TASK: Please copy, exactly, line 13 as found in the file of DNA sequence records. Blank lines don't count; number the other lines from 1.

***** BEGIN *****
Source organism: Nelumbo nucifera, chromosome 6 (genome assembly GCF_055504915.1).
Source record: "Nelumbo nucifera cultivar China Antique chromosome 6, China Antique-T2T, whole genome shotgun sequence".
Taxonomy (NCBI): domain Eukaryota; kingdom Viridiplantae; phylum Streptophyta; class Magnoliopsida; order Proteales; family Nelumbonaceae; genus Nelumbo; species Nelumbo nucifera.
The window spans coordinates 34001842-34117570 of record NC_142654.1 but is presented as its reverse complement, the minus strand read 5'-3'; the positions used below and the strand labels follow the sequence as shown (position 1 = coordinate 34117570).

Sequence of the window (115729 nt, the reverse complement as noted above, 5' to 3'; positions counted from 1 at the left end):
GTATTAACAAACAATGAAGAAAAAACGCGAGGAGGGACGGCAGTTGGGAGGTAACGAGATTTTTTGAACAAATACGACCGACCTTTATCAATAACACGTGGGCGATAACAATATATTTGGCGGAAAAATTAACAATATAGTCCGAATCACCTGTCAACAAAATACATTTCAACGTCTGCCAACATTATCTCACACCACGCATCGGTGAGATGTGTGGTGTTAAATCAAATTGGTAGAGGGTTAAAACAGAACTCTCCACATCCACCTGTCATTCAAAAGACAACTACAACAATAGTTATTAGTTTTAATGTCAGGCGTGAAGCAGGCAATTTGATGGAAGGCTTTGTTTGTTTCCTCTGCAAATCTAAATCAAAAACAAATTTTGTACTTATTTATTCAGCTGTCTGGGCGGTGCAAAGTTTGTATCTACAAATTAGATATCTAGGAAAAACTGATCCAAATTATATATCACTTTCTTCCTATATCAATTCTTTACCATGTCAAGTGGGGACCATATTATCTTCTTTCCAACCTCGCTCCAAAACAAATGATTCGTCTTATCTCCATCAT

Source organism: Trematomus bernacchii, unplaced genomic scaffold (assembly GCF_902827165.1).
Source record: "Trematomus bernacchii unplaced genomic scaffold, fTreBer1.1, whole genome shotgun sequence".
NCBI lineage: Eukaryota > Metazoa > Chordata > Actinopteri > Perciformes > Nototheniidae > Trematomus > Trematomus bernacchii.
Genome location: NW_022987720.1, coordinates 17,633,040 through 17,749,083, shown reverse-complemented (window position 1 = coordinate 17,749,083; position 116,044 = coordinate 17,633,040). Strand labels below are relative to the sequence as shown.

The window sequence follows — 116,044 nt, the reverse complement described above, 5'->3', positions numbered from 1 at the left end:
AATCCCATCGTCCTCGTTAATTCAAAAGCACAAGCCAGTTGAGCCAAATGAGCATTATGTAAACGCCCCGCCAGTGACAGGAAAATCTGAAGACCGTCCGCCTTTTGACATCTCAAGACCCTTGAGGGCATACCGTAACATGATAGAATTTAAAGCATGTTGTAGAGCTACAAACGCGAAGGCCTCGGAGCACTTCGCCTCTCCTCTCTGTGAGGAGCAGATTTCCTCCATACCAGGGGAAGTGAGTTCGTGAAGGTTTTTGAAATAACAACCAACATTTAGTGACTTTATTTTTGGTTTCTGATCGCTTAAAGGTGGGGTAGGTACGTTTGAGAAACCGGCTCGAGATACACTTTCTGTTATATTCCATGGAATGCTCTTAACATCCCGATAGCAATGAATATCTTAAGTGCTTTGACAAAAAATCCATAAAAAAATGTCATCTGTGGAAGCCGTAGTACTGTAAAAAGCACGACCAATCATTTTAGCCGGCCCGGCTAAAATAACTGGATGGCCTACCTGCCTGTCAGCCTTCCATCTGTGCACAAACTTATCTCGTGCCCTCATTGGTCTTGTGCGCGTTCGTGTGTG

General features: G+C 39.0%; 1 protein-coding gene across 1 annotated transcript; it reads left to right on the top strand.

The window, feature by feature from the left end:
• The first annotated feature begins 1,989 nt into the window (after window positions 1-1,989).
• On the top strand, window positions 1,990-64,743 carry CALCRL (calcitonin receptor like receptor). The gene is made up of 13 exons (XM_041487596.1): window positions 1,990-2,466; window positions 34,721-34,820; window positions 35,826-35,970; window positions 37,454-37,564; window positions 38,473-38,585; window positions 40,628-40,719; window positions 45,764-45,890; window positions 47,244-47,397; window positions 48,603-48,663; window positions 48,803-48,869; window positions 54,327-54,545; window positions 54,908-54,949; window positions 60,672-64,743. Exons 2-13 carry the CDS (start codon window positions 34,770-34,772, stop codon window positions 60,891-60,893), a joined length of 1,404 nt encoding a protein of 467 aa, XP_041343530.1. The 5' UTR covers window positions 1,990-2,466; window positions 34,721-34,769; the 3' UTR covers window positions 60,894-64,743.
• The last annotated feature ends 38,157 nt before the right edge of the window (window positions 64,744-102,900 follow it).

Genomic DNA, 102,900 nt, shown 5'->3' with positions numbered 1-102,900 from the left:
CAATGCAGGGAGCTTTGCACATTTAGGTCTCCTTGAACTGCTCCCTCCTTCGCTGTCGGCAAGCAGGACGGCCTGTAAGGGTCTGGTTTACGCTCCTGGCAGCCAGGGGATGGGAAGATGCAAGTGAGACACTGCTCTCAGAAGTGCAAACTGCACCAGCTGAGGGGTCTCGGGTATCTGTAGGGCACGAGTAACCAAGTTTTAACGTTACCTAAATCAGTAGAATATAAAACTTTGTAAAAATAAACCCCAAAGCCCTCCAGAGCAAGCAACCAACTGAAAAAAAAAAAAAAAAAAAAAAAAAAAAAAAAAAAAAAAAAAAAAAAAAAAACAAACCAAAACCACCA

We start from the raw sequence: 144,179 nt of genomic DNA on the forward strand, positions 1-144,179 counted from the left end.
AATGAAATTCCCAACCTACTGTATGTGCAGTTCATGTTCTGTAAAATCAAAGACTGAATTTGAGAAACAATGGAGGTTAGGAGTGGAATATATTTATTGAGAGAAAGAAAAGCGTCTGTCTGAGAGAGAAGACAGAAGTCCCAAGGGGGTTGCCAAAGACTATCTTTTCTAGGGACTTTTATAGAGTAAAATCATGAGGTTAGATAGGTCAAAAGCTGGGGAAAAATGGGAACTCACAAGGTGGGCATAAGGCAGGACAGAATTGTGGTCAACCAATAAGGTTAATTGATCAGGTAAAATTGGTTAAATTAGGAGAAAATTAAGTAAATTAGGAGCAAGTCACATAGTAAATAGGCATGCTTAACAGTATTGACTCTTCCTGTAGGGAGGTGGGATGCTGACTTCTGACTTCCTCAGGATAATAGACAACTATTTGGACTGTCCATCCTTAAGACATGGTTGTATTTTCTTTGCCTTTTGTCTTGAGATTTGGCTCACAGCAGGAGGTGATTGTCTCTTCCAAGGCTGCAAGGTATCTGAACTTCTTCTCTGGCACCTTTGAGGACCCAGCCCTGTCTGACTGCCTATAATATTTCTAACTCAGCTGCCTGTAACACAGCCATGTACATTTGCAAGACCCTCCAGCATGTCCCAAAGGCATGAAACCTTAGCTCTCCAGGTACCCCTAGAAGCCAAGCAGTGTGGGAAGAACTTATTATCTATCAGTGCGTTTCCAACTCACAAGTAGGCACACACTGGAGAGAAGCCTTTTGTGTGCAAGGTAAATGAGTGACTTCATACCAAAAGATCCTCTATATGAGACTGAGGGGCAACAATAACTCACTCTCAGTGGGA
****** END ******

General features: G+C 39.0%; 1 protein-coding gene across 1 annotated transcript; it reads left to right on the top strand.